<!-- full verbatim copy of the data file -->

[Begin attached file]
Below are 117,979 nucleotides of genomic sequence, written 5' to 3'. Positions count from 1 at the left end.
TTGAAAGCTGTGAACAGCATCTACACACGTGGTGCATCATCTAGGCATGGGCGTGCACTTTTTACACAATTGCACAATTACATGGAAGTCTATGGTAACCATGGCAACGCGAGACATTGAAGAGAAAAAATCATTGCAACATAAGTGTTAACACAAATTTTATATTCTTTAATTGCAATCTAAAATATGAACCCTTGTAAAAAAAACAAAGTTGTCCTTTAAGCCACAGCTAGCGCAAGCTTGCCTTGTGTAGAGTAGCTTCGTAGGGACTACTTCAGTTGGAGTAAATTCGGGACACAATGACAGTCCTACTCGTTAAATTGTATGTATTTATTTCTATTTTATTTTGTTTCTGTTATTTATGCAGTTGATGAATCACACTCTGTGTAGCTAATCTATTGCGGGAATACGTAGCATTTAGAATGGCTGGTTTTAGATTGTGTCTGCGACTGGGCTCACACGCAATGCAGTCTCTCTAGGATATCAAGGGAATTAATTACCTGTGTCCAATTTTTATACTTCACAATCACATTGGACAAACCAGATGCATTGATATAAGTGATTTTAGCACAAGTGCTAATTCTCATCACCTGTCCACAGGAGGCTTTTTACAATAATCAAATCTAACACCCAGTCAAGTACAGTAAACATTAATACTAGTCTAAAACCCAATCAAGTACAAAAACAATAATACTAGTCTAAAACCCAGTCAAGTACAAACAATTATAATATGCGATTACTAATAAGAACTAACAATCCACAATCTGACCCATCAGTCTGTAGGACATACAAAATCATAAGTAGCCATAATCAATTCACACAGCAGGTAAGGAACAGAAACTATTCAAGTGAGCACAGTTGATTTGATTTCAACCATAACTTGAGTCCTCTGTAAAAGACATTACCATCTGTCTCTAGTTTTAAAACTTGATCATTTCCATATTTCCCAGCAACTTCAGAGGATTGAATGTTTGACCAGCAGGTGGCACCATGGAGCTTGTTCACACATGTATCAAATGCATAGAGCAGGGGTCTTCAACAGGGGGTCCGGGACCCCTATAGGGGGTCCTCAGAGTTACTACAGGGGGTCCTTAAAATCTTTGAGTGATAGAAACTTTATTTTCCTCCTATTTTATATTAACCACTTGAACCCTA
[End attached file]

Below are 117,979 nucleotides of genomic sequence, written 5' to 3'. Positions count from 1 at the left end.
TTGAAAGCTGTGAACAGCATCTACACACGTGGTGCATCATCTAGGCATGGGCGTGCACTTTTTACACAATTGCACAATTACATGGAAGTCTATGGTAACCATGGCAACGCGAGACATTGAAGAGAAAAAATCATTGCAACATAAGTGTTAACACAAATTTTATATTCTTTAATTGCAATCTAAAATATGAACCCTTGTAAAAAAAACAAAGTTGTCCTTTAAGCCACAGCTAGCGCAAGCTTGCCTTGTGTAGAGTAGCTTCGTAGGGACTACTTCAGTTGGAGTAAATTCGGGACACAATGACAGTCCTACTCGTTAAATTGTATGTATTTATTTCTATTTTATTTTGTTTCTGTTATTTATGCAGTTGATGAATCACACTCTGTGTAGCTAATCTATTGCGGGAATACGTAGCATTTAGAATGGCTGGTTTTAGATTGTGTCTGCGACTGGGCTCACACGCAATGCAGTCTCTCTAGGATATCAAGGGAATTAATTACCTGTGTCCAATTTTTATACTTCACAATCACATTGGACAAACCAGATGCATTGATATAAGTGATTTTAGCACAAGTGCTAATTCTCATCACCTGTCCACAGGAGGCTTTTTACAATAATCAAATCTAACACCCAGTCAAGTACAGTAAACATTAATACTAGTCTAAAACCCAATCAAGTACAAAAACAATAATACTAGTCTAAAACCCAGTCAAGTACAAACAATTATAATATGCGATTACTAATAAGAACTAACAATCCACAATCTGACCCATCAGTCTGTAGGACATACAAAATCATAAGTAGCCATAATCAATTCACACAGCAGGTAAGGAACAGAAACTATTCAAGTGAGCACAGTTGATTTGATTTCAACCATAACTTGAGTCCTCTGTAAAAGACATTACCATCTGTCTCTAGTTTTAAAACTTGATCATTTCCATATTTCCCAGCAACTTCAGAGGATTGAATGTTTGACCAGCAGGTGGCACCATGGAGCTTGTTCACACATGTATCAAATGCATAGAGCAGGGGTCTTCAACAGGGGGTCCGGGACCCCTATAGGGGGTCCTCAGAGTTACTACAGGGGGTCCTTAAAATCTTTGAGTGATAGAAACTTTATTTTCCTCCTATTTTATATTAACCACTTGAACCCTA